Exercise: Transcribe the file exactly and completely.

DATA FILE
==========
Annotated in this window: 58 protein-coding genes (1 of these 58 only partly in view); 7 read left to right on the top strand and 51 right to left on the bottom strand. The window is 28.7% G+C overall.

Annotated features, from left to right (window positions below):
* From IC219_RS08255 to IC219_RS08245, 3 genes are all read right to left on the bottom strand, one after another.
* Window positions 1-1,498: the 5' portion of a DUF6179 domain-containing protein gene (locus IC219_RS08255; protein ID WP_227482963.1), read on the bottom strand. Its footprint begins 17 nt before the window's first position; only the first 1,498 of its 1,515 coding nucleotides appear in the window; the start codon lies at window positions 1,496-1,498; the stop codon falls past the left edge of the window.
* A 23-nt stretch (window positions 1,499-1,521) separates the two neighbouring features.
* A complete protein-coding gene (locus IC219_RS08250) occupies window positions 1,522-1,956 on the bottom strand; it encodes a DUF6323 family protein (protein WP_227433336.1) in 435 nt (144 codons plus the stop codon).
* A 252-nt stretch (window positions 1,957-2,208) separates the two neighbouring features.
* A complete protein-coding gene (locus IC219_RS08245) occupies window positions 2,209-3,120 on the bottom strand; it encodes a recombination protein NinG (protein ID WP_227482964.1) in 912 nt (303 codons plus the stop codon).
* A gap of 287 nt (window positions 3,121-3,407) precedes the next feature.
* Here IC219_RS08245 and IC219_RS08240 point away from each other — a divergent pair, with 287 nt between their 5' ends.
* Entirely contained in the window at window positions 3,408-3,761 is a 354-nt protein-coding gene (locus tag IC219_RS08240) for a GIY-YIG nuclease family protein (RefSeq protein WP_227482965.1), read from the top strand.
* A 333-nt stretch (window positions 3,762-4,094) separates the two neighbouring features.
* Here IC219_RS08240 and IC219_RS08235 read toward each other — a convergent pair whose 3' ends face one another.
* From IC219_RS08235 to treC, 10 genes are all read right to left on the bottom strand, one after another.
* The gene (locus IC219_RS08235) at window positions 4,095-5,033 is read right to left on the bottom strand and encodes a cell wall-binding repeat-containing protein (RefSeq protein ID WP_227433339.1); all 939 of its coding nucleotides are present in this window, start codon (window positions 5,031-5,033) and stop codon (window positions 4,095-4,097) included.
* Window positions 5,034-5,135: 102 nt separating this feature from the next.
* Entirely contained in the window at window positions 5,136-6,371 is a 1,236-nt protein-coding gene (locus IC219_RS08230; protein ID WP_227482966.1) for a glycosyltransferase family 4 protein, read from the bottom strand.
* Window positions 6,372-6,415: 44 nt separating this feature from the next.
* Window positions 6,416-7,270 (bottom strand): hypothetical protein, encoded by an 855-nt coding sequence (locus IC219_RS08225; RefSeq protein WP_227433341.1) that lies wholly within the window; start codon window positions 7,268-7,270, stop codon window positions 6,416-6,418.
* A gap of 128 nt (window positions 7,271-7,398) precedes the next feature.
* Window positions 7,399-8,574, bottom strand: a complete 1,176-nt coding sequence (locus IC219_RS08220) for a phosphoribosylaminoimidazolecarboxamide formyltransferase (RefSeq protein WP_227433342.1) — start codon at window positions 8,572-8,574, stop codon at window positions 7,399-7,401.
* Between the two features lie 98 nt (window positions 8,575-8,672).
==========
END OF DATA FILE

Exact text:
Annotated in this window: 58 protein-coding genes (1 of these 58 only partly in view); 7 read left to right on the top strand and 51 right to left on the bottom strand. The window is 28.7% G+C overall.

Annotated features, from left to right (window positions below):
* From IC219_RS08255 to IC219_RS08245, 3 genes are all read right to left on the bottom strand, one after another.
* Window positions 1-1,498: the 5' portion of a DUF6179 domain-containing protein gene (locus IC219_RS08255; protein ID WP_227482963.1), read on the bottom strand. Its footprint begins 17 nt before the window's first position; only the first 1,498 of its 1,515 coding nucleotides appear in the window; the start codon lies at window positions 1,496-1,498; the stop codon falls past the left edge of the window.
* A 23-nt stretch (window positions 1,499-1,521) separates the two neighbouring features.
* A complete protein-coding gene (locus IC219_RS08250) occupies window positions 1,522-1,956 on the bottom strand; it encodes a DUF6323 family protein (protein WP_227433336.1) in 435 nt (144 codons plus the stop codon).
* A 252-nt stretch (window positions 1,957-2,208) separates the two neighbouring features.
* A complete protein-coding gene (locus IC219_RS08245) occupies window positions 2,209-3,120 on the bottom strand; it encodes a recombination protein NinG (protein ID WP_227482964.1) in 912 nt (303 codons plus the stop codon).
* A gap of 287 nt (window positions 3,121-3,407) precedes the next feature.
* Here IC219_RS08245 and IC219_RS08240 point away from each other — a divergent pair, with 287 nt between their 5' ends.
* Entirely contained in the window at window positions 3,408-3,761 is a 354-nt protein-coding gene (locus tag IC219_RS08240) for a GIY-YIG nuclease family protein (RefSeq protein WP_227482965.1), read from the top strand.
* A 333-nt stretch (window positions 3,762-4,094) separates the two neighbouring features.
* Here IC219_RS08240 and IC219_RS08235 read toward each other — a convergent pair whose 3' ends face one another.
* From IC219_RS08235 to treC, 10 genes are all read right to left on the bottom strand, one after another.
* The gene (locus IC219_RS08235) at window positions 4,095-5,033 is read right to left on the bottom strand and encodes a cell wall-binding repeat-containing protein (RefSeq protein ID WP_227433339.1); all 939 of its coding nucleotides are present in this window, start codon (window positions 5,031-5,033) and stop codon (window positions 4,095-4,097) included.
* Window positions 5,034-5,135: 102 nt separating this feature from the next.
* Entirely contained in the window at window positions 5,136-6,371 is a 1,236-nt protein-coding gene (locus IC219_RS08230; protein ID WP_227482966.1) for a glycosyltransferase family 4 protein, read from the bottom strand.
* Window positions 6,372-6,415: 44 nt separating this feature from the next.
* Window positions 6,416-7,270 (bottom strand): hypothetical protein, encoded by an 855-nt coding sequence (locus IC219_RS08225; RefSeq protein WP_227433341.1) that lies wholly within the window; start codon window positions 7,268-7,270, stop codon window positions 6,416-6,418.
* A gap of 128 nt (window positions 7,271-7,398) precedes the next feature.
* Window positions 7,399-8,574, bottom strand: a complete 1,176-nt coding sequence (locus IC219_RS08220) for a phosphoribosylaminoimidazolecarboxamide formyltransferase (RefSeq protein WP_227433342.1) — start codon at window positions 8,572-8,574, stop codon at window positions 7,399-7,401.
* Between the two features lie 98 nt (window positions 8,575-8,672).